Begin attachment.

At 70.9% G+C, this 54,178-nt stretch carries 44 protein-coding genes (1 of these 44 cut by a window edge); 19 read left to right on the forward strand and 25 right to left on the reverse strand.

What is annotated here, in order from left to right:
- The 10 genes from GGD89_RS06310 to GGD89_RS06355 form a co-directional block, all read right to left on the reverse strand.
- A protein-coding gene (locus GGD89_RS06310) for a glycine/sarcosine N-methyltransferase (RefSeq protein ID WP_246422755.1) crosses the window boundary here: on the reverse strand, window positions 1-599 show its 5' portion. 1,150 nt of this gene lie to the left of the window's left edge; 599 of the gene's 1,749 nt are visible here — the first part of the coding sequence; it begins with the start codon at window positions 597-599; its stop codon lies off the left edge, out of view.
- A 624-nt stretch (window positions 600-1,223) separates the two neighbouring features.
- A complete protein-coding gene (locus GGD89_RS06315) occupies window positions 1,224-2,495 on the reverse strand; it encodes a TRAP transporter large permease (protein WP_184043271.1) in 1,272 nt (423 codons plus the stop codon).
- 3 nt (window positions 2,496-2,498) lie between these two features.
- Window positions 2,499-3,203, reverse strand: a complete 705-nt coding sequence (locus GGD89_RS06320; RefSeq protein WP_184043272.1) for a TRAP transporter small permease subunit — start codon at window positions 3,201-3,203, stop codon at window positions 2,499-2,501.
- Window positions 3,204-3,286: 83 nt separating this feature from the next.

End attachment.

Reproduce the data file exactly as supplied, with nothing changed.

At 70.9% G+C, this 54,178-nt stretch carries 44 protein-coding genes (1 of these 44 cut by a window edge); 19 read left to right on the forward strand and 25 right to left on the reverse strand.

What is annotated here, in order from left to right:
- The 10 genes from GGD89_RS06310 to GGD89_RS06355 form a co-directional block, all read right to left on the reverse strand.
- A protein-coding gene (locus GGD89_RS06310) for a glycine/sarcosine N-methyltransferase (RefSeq protein ID WP_246422755.1) crosses the window boundary here: on the reverse strand, window positions 1-599 show its 5' portion. 1,150 nt of this gene lie to the left of the window's left edge; 599 of the gene's 1,749 nt are visible here — the first part of the coding sequence; it begins with the start codon at window positions 597-599; its stop codon lies off the left edge, out of view.
- A 624-nt stretch (window positions 600-1,223) separates the two neighbouring features.
- A complete protein-coding gene (locus GGD89_RS06315) occupies window positions 1,224-2,495 on the reverse strand; it encodes a TRAP transporter large permease (protein WP_184043271.1) in 1,272 nt (423 codons plus the stop codon).
- 3 nt (window positions 2,496-2,498) lie between these two features.
- Window positions 2,499-3,203, reverse strand: a complete 705-nt coding sequence (locus GGD89_RS06320; RefSeq protein WP_184043272.1) for a TRAP transporter small permease subunit — start codon at window positions 3,201-3,203, stop codon at window positions 2,499-2,501.
- Window positions 3,204-3,286: 83 nt separating this feature from the next.